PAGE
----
Market Notes

June 26, 2018

Eagle, Colorado

All good things come to an end.

Last night, the Dow Jones Industrial Average (DOW) closed below its 200-day moving average for the first time since June 27th, 2016 – almost two years to the day ago. That event was unquestionably a buying opportunity with the DOW moving up 1,454 points (8.49%) in the following 16 trading days. According to, the last 6 times (going back to 1994) the DOW has closed below its 200-day average, it was higher 1 month later. As we know, history is no guarantee of the future, though. We view this close as a warning shot from the market.

We are seeing increased volatility around the globe, albeit from extremely low levels. The Federal Reserve is pulling liquidity out of the market at an increasing rate and the DOW and S&P 500 are now down year-to-date.

At the heart of much of this volatility is talk of a trade war between the worlds two largest economies. With global supply chains so interconnected the way they are it is a very complex situation. Imagine the case of BMW manufacturing cars in North Carolina and exporting some of those cars to China. Here you have a German company employing blue-collar American workers, and now being all but forced to consider moving their production out of the USA and taking all those jobs along with it. This is a simple example, but far more complex issues are playing out all around the world today, and these issues seem to be slowing down the global economy.

Also of concern is the difference in yield between the 10-year US Treasury and the 2-year US Treasury Notes (or bonds). Right now, the spread is very small at only 0.34%. The last time we were at this level was in August of 2007 – but don’t let that fool you. At that time the spread was rising after having gone negative or inverting. We haven’t done that this time – yet. But we are confident that will happen, and when it does it will serve as a timer of sorts before the next recession gets under way. You can see in the chart below that the yield spread between the 10-year and 2-year has an uncanny ability for predicting recessions (which are shaded areas on the graph). But, its important to note that it isn’t an instant reaction. For example, from Jan 2006 when the “10 minus 2” spread inverted for the first time last cycle to December 2007 when The Great Recession finally started (officially), the Nasdaq went up as much as 22%.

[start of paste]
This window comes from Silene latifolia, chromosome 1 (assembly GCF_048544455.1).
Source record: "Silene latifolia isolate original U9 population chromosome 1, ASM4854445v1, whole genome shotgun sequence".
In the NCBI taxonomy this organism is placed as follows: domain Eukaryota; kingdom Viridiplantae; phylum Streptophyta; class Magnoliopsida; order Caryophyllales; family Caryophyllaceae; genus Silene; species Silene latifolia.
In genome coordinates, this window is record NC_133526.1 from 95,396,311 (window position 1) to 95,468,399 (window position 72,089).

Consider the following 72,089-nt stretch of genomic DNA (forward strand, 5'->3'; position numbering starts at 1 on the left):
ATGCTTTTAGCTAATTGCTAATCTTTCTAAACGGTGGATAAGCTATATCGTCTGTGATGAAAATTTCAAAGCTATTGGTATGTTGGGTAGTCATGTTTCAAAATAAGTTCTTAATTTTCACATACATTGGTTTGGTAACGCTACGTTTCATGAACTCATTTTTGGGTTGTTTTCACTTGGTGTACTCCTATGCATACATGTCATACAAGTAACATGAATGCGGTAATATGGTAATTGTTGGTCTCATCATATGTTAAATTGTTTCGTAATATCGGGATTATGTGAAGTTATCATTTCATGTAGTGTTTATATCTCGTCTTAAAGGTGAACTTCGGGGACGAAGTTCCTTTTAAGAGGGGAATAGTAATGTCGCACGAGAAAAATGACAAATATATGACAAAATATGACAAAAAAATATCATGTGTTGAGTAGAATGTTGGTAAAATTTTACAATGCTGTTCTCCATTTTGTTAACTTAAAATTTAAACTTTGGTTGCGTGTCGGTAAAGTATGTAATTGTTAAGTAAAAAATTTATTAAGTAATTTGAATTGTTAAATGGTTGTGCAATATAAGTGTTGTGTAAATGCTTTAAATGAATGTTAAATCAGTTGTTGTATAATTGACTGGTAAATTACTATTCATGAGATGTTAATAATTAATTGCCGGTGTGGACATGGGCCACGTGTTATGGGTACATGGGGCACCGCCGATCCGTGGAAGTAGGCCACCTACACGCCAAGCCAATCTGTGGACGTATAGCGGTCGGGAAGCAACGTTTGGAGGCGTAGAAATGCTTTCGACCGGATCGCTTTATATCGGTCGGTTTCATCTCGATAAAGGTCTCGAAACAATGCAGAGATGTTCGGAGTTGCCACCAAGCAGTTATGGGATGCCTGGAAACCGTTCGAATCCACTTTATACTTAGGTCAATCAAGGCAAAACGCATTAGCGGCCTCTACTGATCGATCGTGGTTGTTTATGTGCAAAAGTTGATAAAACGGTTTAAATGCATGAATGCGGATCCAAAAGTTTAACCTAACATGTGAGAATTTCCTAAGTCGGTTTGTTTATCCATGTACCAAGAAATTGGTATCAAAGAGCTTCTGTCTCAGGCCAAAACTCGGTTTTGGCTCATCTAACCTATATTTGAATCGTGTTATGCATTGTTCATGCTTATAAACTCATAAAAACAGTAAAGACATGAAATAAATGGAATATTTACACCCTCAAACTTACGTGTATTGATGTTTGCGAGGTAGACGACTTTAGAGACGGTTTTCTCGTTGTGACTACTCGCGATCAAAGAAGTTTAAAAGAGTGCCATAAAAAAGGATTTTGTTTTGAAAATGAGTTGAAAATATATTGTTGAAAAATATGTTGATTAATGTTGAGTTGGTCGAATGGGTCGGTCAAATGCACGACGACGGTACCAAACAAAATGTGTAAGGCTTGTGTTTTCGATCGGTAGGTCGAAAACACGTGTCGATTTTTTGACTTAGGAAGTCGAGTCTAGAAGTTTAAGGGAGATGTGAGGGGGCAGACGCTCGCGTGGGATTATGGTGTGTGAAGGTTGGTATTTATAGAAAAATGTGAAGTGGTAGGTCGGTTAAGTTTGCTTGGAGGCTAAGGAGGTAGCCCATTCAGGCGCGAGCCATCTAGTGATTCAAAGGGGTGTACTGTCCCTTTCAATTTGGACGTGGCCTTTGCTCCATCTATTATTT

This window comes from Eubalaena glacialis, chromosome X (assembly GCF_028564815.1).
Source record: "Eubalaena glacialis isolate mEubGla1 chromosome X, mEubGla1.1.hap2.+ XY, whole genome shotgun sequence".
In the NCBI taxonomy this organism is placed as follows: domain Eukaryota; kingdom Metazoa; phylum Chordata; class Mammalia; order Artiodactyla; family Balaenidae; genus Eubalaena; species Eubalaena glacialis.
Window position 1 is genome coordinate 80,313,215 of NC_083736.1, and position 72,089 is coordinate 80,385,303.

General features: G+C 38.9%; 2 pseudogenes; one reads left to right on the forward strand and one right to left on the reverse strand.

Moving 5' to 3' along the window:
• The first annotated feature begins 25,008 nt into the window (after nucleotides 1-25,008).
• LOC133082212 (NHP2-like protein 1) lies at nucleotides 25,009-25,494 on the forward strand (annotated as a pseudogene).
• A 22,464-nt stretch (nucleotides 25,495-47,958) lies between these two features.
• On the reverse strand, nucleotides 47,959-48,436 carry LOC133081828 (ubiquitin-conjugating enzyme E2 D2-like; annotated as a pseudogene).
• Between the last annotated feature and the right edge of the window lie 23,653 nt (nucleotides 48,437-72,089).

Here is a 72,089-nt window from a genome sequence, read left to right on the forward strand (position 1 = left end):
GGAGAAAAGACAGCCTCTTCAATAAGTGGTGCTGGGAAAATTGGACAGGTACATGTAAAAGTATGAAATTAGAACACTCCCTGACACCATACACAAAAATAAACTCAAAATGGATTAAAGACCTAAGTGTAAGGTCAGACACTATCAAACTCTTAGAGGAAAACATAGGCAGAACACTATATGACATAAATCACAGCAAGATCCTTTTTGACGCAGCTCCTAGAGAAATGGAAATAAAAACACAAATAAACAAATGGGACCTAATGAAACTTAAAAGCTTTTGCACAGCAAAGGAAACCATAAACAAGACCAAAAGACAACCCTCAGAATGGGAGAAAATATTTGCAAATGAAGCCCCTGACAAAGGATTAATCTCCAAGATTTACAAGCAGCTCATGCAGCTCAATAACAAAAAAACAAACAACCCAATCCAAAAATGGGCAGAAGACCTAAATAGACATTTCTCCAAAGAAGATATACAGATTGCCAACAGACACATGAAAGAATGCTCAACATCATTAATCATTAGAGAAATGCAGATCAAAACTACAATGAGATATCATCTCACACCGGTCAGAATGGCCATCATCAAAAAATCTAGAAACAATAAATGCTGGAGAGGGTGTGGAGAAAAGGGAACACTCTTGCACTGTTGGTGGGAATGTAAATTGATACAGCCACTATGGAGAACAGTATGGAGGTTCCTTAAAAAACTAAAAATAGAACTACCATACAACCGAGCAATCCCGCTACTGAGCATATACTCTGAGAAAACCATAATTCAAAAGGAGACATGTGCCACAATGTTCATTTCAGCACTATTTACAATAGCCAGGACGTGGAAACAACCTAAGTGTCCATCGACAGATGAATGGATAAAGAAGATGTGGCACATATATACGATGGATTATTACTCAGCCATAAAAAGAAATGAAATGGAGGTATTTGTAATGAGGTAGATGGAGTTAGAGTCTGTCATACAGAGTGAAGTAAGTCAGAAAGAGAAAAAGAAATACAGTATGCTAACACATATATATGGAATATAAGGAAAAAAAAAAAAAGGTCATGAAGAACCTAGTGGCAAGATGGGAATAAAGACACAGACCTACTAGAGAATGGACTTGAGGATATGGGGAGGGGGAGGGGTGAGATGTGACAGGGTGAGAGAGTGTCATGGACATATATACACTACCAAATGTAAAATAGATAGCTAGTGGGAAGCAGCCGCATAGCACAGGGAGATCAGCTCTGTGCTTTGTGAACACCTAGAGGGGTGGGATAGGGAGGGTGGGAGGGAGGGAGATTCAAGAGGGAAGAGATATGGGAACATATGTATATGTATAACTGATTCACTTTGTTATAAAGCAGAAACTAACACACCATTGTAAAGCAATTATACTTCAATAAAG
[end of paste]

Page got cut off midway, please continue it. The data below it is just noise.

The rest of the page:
SOURCE: Federal Reserve Bank of St. Louis, 10-Year Treasury Constant Maturity Minus 2-Year Treasury Constant Maturity [T10Y2Y], retrieved from FRED, Federal Reserve Bank of St. Louis;, June 25, 2018.

All of this is wreaking havoc in emerging market economies. We recently hit our stop-loss in our emerging markets ETF (Symbol: VWO) and we sold it for a 6% gain (measured from Elevate’ s launch date).

As we like to say, we love following stops and selling for a gain. This is exactly how it is supposed to work. Our most volatile positions should hit their stops first, and this is what gives us the cash to invest in new opportunities that arise out of the uncertainty.


Shane Fleury, CIO

Elevate Capital Advisors


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